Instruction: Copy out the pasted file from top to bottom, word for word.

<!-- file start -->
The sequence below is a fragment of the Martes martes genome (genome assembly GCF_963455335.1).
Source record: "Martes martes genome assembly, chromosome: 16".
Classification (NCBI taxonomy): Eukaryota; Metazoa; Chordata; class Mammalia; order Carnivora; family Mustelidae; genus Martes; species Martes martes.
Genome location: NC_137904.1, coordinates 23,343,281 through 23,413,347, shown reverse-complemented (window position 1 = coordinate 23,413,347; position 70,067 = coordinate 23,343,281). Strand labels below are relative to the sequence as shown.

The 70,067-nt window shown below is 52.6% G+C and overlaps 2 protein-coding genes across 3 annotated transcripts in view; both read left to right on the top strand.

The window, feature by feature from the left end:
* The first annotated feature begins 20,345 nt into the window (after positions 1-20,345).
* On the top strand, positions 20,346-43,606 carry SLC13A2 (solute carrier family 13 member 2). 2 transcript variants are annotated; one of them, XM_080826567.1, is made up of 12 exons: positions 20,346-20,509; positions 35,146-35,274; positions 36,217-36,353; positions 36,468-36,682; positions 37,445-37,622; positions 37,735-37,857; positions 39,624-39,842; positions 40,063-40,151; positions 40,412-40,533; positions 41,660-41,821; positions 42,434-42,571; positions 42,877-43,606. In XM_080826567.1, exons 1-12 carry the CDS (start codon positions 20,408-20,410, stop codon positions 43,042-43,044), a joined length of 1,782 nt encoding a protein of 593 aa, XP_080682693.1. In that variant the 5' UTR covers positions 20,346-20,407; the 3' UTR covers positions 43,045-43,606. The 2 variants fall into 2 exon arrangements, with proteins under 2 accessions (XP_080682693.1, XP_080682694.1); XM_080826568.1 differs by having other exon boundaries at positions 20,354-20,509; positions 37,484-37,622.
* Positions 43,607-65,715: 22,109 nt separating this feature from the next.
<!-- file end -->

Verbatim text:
The sequence below is a fragment of the Martes martes genome (genome assembly GCF_963455335.1).
Source record: "Martes martes genome assembly, chromosome: 16".
Classification (NCBI taxonomy): Eukaryota; Metazoa; Chordata; class Mammalia; order Carnivora; family Mustelidae; genus Martes; species Martes martes.
Genome location: NC_137904.1, coordinates 23,343,281 through 23,413,347, shown reverse-complemented (window position 1 = coordinate 23,413,347; position 70,067 = coordinate 23,343,281). Strand labels below are relative to the sequence as shown.

The 70,067-nt window shown below is 52.6% G+C and overlaps 2 protein-coding genes across 3 annotated transcripts in view; both read left to right on the top strand.

The window, feature by feature from the left end:
* The first annotated feature begins 20,345 nt into the window (after positions 1-20,345).
* On the top strand, positions 20,346-43,606 carry SLC13A2 (solute carrier family 13 member 2). 2 transcript variants are annotated; one of them, XM_080826567.1, is made up of 12 exons: positions 20,346-20,509; positions 35,146-35,274; positions 36,217-36,353; positions 36,468-36,682; positions 37,445-37,622; positions 37,735-37,857; positions 39,624-39,842; positions 40,063-40,151; positions 40,412-40,533; positions 41,660-41,821; positions 42,434-42,571; positions 42,877-43,606. In XM_080826567.1, exons 1-12 carry the CDS (start codon positions 20,408-20,410, stop codon positions 43,042-43,044), a joined length of 1,782 nt encoding a protein of 593 aa, XP_080682693.1. In that variant the 5' UTR covers positions 20,346-20,407; the 3' UTR covers positions 43,045-43,606. The 2 variants fall into 2 exon arrangements, with proteins under 2 accessions (XP_080682693.1, XP_080682694.1); XM_080826568.1 differs by having other exon boundaries at positions 20,354-20,509; positions 37,484-37,622.
* Positions 43,607-65,715: 22,109 nt separating this feature from the next.